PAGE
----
|Hiram Powers: The Greek Slave, 1843-6||Erastus Palmer: The White Captive, 1859||Harriet Hosmer: Zenobia in Chains, 1859|
In order to understand the impact
of these sculptures, we need to understand the viewing context of the 19th
century. An important part of this context was the fact that artists
and/or critics generally provided viewers with written instructions or
guides telling them what the story behind the work was and suggesting the
appropriate response to make to the art work. When Hiram Powers made
his Greek Slave, and suggested that the story was based on the capture
of a Christian Greek woman by barbarous Turks, he gave his audience a nude
woman, modestly covering her sex, helpless because of the chains, her face
turned to the side to enhance her sense of modesty and vulnerability, with
a cross hanging from her clothing to suggest her faith in God. Powers
managed to bring together a subversive interest in pornography, the morally
righteous indignation of a country which identified with other countries
fighting for independence, and the vulnerable eroticism of the classical
Powers’ Greek Slave was not the only statue to exploit this ability of sculpture to suggest more than the viewer could actually see and to arouse feelings which might normally be repressed in the guise of a narrative which ultimately bestows honor on them. Palmer's White Captive is clearly based on Powers' statue, despite the greater sense of naturalism and the implication that she has been captured by Indians. Even Hosmer seems to have had Powers in mind when she made her own statue.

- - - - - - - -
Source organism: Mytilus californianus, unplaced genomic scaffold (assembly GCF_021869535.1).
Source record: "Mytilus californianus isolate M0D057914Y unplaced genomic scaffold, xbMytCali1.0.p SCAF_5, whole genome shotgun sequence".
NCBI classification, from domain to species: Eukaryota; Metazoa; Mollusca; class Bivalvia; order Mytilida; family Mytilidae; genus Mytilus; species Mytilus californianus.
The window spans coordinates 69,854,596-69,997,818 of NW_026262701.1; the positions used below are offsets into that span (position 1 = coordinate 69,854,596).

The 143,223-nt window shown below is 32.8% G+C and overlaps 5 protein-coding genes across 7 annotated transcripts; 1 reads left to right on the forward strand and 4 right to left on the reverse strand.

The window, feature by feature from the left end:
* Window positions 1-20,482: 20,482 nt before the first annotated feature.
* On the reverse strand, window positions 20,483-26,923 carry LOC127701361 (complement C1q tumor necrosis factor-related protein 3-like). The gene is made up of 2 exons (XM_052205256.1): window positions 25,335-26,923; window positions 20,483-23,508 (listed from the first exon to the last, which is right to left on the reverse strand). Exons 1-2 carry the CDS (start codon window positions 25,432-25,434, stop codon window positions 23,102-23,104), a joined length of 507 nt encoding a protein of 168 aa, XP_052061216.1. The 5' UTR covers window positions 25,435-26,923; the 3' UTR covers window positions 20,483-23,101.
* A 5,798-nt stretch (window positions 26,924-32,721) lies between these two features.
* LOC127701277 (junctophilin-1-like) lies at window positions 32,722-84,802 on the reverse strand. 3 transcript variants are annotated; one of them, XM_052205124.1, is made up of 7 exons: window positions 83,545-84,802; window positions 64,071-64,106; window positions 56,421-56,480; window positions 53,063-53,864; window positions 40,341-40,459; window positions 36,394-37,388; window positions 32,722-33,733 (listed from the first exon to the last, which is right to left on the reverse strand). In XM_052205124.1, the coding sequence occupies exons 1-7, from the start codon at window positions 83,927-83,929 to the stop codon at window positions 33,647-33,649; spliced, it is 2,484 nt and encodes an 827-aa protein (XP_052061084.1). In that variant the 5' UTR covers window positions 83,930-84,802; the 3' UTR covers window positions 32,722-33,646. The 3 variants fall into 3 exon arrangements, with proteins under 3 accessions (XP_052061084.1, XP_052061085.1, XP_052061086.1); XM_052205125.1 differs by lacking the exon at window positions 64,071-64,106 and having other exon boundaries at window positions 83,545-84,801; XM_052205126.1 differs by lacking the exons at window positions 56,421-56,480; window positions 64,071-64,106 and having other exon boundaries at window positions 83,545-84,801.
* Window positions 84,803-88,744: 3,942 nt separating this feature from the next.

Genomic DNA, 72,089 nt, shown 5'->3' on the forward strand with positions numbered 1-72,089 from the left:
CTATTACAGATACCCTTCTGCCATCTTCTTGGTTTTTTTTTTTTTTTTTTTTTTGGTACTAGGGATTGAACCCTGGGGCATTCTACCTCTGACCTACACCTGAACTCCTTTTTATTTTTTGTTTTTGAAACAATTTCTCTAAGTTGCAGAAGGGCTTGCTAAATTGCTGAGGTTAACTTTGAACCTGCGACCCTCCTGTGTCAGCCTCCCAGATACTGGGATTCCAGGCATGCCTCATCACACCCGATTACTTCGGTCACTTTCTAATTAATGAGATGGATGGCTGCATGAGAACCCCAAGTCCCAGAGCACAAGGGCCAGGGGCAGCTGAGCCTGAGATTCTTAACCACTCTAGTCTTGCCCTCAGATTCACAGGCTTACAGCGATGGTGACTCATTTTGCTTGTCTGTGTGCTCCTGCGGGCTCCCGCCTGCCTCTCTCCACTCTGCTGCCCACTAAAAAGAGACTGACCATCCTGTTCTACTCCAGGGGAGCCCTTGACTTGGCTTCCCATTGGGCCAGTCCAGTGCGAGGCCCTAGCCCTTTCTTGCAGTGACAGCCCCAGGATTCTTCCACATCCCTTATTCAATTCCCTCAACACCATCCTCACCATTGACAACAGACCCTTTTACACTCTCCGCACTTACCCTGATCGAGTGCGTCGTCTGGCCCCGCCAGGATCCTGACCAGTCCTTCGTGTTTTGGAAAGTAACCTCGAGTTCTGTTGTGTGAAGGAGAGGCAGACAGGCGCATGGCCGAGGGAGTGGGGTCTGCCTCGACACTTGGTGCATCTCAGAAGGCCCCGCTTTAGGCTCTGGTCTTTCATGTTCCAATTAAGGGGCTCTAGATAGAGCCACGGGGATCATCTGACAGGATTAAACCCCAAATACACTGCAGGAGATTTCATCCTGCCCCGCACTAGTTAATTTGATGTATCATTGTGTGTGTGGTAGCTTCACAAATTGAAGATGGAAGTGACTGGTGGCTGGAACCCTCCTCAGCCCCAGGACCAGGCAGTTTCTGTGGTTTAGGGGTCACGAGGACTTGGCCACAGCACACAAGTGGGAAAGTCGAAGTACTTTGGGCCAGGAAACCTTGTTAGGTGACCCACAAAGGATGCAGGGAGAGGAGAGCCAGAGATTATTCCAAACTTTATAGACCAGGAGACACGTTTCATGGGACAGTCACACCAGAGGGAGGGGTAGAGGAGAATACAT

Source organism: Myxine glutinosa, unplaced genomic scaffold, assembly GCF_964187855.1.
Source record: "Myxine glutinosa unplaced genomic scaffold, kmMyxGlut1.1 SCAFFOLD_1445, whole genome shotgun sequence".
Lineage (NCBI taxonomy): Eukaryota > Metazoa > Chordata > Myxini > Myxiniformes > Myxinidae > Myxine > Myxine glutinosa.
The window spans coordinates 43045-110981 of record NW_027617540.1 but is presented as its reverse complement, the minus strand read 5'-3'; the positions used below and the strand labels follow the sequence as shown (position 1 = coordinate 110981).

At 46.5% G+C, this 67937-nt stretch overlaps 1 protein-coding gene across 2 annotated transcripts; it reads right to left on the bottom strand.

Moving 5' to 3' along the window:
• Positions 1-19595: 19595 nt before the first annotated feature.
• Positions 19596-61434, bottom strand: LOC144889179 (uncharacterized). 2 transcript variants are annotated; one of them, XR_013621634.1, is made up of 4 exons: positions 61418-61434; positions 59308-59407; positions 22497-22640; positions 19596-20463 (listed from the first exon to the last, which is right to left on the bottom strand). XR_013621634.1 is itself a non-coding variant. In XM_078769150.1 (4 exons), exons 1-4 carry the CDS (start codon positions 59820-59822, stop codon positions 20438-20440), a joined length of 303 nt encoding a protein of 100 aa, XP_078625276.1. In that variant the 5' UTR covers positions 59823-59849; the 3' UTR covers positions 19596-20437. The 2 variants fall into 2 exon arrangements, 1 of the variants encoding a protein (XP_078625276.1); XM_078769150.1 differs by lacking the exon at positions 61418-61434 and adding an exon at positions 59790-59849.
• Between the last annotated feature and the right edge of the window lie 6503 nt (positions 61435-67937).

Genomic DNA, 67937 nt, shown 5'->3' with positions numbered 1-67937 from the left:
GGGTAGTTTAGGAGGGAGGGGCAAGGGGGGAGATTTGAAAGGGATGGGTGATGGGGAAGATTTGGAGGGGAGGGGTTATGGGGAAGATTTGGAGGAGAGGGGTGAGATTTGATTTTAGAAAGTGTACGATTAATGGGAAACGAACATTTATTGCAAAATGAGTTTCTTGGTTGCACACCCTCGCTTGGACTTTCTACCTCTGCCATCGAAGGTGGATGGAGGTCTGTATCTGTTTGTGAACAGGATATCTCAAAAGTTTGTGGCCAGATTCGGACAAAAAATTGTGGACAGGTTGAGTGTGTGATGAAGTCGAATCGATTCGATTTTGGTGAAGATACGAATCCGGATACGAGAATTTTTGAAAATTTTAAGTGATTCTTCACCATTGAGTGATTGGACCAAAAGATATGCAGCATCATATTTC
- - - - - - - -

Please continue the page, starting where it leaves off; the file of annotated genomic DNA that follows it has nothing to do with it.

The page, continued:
|portrait of Harriet Hosmer (painting by unknown artist)||Medusa, 1854|
Hosmer was financially secure, had
patrons who were also friends, and could choose subjects of interest to
herself. The subjects she chose were usually mythological or romantic
heroines, although these heroines were victims. When the subject
is someone who also has a demonic side, such as Medusa, Hosmer generally
chose the moment of defeat, the moment when Medusa was being transformed
from a beautiful woman into a woman with snakes writhing around her head
and breasts, still touched with the aura of desirability but knowing that
it is rapidly leaving her. The story continues with Medusa becoming
capable of destroying men; we don’t see that here but if we know the story,
we can imagine the eventually complete transformation. To the extent
that viewers were captivated by the head, then Medusa had already begun
to be a woman of dreaded power. We might wonder if Hosmer was making
an ironic pun--Medusa, here depicted in marble by a female sculptor, was
capable of turning men to stone.
|Beatrice Cenci, 1854||Oenone, 1855|
Oenone, the daughter of the
river god, was married to Paris. When Paris deserted her for Helen
of Troy, Oenone dreamt of her revenge against him and Troy. She did
achieve her goal, but threw herself onto Paris's funeral pyre, ultimately
dying with him. In Hosmer's sculpture, which moment is it that we
see? The desolate woman who has been abandoned? Or the woman